Art museum director Terence Riley sees park project as springboard for artistic, economic growth for area
In the face of criticism from parks activists and skeptical taxpayers who feel they've been burned by government-funded cultural facilities, Miami Art Museum Executive Director Terence Riley doesn't bat an eye. The museum's proposed Bicentennial Park facility is just what the vacant green space needs to become vibrant, he says. And, he adds, pay no mind to the cost overruns that plagued the Carnival Center for the Performing Arts — careful planning and a vow to use taxpayer money last will make for an on-time, on-budget museum.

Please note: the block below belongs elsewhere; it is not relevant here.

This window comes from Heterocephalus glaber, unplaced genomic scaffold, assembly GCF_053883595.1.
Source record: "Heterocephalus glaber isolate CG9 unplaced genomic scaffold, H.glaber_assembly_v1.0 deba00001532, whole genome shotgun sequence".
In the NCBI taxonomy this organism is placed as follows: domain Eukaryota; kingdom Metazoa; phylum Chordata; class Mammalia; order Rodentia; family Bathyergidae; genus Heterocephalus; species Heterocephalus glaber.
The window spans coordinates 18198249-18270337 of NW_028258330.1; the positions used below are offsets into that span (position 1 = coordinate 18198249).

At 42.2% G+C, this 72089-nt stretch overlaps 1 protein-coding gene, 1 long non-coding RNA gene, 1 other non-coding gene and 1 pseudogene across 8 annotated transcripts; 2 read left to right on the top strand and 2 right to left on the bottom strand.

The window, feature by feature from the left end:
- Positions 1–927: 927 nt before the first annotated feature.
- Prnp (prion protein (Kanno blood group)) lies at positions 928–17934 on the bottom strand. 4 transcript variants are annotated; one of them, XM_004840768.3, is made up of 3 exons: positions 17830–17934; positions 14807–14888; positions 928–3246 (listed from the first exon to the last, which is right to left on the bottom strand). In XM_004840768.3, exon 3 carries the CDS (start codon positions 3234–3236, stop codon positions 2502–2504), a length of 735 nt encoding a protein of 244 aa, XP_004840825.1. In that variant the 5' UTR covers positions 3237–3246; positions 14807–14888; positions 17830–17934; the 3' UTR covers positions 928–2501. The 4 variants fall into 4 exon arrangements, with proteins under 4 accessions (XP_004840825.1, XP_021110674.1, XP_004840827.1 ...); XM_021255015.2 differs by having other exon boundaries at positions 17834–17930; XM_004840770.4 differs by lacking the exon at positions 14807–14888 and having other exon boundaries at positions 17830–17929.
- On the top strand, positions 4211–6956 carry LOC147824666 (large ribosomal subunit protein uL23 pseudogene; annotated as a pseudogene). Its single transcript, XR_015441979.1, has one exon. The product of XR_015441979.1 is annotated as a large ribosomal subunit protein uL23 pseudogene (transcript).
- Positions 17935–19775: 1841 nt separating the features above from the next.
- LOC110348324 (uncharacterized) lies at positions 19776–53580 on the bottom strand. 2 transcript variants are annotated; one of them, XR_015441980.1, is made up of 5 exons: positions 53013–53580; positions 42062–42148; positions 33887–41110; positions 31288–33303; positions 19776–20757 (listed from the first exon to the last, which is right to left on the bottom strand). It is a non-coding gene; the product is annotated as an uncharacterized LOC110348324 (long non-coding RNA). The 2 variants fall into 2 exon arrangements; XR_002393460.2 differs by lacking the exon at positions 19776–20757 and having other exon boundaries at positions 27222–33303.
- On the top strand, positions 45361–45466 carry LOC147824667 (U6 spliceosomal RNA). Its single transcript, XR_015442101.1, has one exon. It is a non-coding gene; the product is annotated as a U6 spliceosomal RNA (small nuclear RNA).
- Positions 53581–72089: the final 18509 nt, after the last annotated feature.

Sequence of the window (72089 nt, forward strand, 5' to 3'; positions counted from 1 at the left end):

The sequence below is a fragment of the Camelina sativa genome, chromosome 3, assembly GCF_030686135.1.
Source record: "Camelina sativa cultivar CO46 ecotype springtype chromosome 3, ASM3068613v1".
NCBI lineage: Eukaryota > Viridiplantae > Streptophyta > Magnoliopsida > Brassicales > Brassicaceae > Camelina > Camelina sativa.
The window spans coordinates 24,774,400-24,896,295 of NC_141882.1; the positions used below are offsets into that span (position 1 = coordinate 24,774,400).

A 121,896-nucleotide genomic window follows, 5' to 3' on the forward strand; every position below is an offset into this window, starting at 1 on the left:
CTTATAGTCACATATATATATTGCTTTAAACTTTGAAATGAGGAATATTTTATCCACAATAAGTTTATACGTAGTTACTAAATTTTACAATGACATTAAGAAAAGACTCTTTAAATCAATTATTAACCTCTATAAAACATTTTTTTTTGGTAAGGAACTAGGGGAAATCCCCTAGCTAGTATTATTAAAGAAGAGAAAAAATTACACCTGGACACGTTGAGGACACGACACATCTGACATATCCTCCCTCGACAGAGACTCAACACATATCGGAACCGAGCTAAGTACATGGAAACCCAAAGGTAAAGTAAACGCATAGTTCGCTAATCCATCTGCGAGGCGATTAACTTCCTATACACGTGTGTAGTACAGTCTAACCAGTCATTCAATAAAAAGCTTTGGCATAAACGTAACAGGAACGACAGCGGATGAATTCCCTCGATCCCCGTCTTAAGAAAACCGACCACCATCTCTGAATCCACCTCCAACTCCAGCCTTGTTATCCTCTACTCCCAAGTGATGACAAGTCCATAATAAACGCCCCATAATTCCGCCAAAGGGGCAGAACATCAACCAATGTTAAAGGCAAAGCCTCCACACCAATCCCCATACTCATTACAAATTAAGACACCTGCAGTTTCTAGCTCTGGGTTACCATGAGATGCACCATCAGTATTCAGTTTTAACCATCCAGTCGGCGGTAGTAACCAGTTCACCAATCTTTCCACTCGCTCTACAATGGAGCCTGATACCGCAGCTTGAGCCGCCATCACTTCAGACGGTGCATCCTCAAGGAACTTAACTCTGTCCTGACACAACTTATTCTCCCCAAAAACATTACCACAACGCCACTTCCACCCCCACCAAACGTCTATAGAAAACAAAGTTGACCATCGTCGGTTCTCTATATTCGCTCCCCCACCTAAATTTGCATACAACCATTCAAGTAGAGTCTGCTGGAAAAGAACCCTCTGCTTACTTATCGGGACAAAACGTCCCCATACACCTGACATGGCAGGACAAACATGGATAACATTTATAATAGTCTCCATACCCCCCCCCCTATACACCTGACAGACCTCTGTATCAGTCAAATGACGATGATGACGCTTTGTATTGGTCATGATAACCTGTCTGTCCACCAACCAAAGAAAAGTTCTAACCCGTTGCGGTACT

Mr. Riley does not deny challenges ahead. He says he is up to them. Appointed director last year after more than 15 years as a chief curator at the Museum of Modern Art in New York, Mr. Riley says he's already begun to grow MAM's permanent collection. He foresees a tremendous jump in visitor traffic once the more accessible, visible facility is built in tandem with a new Miami Science Museum facility. Mr. Riley was interviewed in his downtown office by Miami Today staff writer Risa Polansky.
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